The Talented Mr. Ripley (1999)

talented mr ripley poster 1999 movie
9.0 Overall Score
Story: 9/10
Acting: 9/10
Visuals: 10/10

Great looking, interesting story, good cast

Long, slow paced

Movie Info

Movie Name: The Talented Mr. Ripley

Studio: Miramax

Genre(s): Mystery/Suspense/Drama

Release Date(s):  December 12, 1999 (Premiere)/December 25, 1999 (US)

MPAA Rating: R

talented mr ripley matt damon jude law jazz club

The good times will never end…right?

Tom Ripley (Matt Damon) has a skill of blending in…he can literally become another person if the need arises.  When he is mistaken for a Harvard graduate, Tom is asked to travel to Italy and bring back his “classmate” Dickie Greenleaf (Jude Law) who is spending leisurely days on the water with his girlfriend Marge Sherwood (Gwyneth Paltrow).  Tom puts his skill to use to insinuate himself into Dickie’s life and begins living the life of a jetsetter American in Europe.  In love with the entire idea of Dickie, Tom learns that Dickie is fickle and when Dickie decides he’s done with Tom, Tom finds the lies mounting up.  Tom is getting deeper and deeper…and the lies are catching up.

Directed by Anthony Minghella, The Talented Mr. Ripley is a crime-suspense thriller.  The film adapts the 1955 novel by Patricia Highsmith which was previously adapted as a Studio One TV production in 1957, Purple Noon (1960), and a modified version as Les Biches (1968).  The film was released to positive reviews and received Academy Award nominations for Best Supporting Actor (Jude Law), Best Adapted Screenplay, Best Art Direction-Set Decoration, Best Costume Design, and Best Original Score.

I loved The Talented Mr. Ripley when it came out and went back and took in Patricia Highsmith’s Ripley novels and checked out some of the early appearances of “Tom”.  In concept, storytelling, and acting, The Talented Mr. Ripley remains a taut, smart thriller.

talented mr ripley tom murders dickie matt damon jude law

Murders have motives

The story works due to the time period and the luck of Ripley which seems to be a common theme in the movie.  Tom continuously gets lucky breaks, but he ends up always sabotaging himself through his previous actions.  Tom is a blank slate that feels like he is desperately trying to fit in.  When he meets a magnetic personality that seems to like him, he falls hook, line, and sinker.  Unfortunately since is such an outcast and Dickie Greenleaf knows his power over people, Tom falls into the trap of adoration of Dickie…which is confused with his sexual desires and leads to an unhappy mess.

This is film that solidified for me that Matt Damon wasn’t just a pretty boy who got a good break with Good Will Hunting.  His Ripley can be both shattered and broken but cunning and cold, and Damon is able to present it with a detached look he can deliver.  His mimicry of the other characters and his chameleon skills seem to come naturally to Damon.  He’s backed up by a great performance from Jude Law in a character that everyone knows.  Greenleaf is the guy who you feel good being in his presence, but his popularity is known to him and he abuses it.  Paltrow is good as the character who first trusts Tom then fears him, but Cate Blanchett is kind of the throwaway character as Meredith Logue.  In 1999, I was still trying to see Philip Seymour Hoffman not as his character from Boogie Nights, and I remember it was a challenge when he was much more like Tom Ripley in that film.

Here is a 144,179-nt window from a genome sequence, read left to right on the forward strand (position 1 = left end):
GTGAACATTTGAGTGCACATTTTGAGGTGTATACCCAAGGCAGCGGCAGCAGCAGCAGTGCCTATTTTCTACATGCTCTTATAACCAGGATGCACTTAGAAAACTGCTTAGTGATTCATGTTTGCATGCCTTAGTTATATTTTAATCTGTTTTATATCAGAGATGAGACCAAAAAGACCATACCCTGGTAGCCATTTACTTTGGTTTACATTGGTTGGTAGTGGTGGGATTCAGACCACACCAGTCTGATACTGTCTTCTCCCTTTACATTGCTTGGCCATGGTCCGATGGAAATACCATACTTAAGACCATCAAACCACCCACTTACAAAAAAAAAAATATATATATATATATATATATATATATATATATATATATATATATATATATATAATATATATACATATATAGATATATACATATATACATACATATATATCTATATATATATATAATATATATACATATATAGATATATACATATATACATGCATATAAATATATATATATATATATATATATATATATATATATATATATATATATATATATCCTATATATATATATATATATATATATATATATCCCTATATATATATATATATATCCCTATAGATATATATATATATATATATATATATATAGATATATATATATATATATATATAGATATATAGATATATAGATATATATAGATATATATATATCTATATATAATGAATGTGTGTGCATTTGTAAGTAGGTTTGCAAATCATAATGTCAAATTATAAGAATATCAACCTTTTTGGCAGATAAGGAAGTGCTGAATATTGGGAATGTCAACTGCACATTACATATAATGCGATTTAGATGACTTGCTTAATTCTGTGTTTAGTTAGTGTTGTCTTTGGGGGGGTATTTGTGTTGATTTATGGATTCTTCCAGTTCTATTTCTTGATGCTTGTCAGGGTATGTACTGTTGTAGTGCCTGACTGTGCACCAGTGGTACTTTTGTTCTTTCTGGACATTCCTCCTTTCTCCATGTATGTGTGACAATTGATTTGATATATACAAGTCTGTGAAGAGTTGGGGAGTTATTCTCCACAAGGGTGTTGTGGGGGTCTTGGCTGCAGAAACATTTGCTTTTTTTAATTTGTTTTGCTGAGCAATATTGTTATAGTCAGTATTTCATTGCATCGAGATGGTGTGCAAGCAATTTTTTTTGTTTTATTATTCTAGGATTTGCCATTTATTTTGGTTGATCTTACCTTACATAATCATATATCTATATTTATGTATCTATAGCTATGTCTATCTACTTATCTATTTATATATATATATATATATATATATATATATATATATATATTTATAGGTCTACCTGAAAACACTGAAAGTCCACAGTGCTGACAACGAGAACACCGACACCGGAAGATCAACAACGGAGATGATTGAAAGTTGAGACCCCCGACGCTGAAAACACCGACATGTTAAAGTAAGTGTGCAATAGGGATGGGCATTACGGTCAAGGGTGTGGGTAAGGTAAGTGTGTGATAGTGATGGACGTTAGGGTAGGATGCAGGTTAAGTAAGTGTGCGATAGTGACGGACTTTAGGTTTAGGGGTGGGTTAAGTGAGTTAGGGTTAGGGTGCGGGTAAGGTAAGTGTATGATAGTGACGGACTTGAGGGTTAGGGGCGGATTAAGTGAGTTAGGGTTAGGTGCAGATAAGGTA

talented mr ripley matt damon philip seymour hoffman

Freddie, you’re going to get the irony of messing around with this bust for so long in a few minutes

The film is aided by the great location of Italy.  Covering cities all up and down the coasts, the film has a great look and shows the skill that Minghella also demonstrated for scenery in The English Patient.

The Talented Mr. Ripley is a solid thriller but it feels like the thrillers of old days.  It is long and it is a slow burn at points, but it feels like the pacing is necessary to develop the relationships between the characters and set the scenes.  It also is the type of film which goes to show that even the most horrendous crimes have motives even if the motif seems flimsy.  Ripley explains it best in the film “you never meet anybody that thinks they are a bad person”…which makes Ripley and the film all the more terrifying.

Related Links:

Purple Noon (1960)

Author: JPRoscoe View all posts by
Follow me on Twitter/Instagram/Letterboxd @JPRoscoe76! Loves all things pop-culture especially if it has a bit of a counter-culture twist. Plays video games (basically from the start when a neighbor brought home an Atari 2600), comic loving (for almost 30 years), and a true critic of movies. Enjoys the art house but also isn't afraid to let in one or two popular movies at the same time.

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